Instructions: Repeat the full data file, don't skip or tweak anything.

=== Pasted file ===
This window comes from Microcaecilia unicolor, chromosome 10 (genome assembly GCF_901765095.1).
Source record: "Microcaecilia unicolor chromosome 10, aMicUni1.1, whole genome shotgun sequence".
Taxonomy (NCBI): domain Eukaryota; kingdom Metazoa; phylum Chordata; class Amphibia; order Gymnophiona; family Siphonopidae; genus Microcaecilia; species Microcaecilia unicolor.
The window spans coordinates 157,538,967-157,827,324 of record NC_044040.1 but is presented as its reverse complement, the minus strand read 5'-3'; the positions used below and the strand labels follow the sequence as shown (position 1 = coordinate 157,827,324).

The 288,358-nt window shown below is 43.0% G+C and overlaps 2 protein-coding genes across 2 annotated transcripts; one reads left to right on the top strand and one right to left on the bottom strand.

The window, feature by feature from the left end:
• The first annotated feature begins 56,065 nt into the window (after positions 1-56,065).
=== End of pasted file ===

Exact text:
This window comes from Microcaecilia unicolor, chromosome 10 (genome assembly GCF_901765095.1).
Source record: "Microcaecilia unicolor chromosome 10, aMicUni1.1, whole genome shotgun sequence".
Taxonomy (NCBI): domain Eukaryota; kingdom Metazoa; phylum Chordata; class Amphibia; order Gymnophiona; family Siphonopidae; genus Microcaecilia; species Microcaecilia unicolor.
The window spans coordinates 157,538,967-157,827,324 of record NC_044040.1 but is presented as its reverse complement, the minus strand read 5'-3'; the positions used below and the strand labels follow the sequence as shown (position 1 = coordinate 157,827,324).

The 288,358-nt window shown below is 43.0% G+C and overlaps 2 protein-coding genes across 2 annotated transcripts; one reads left to right on the top strand and one right to left on the bottom strand.

The window, feature by feature from the left end:
• The first annotated feature begins 56,065 nt into the window (after positions 1-56,065).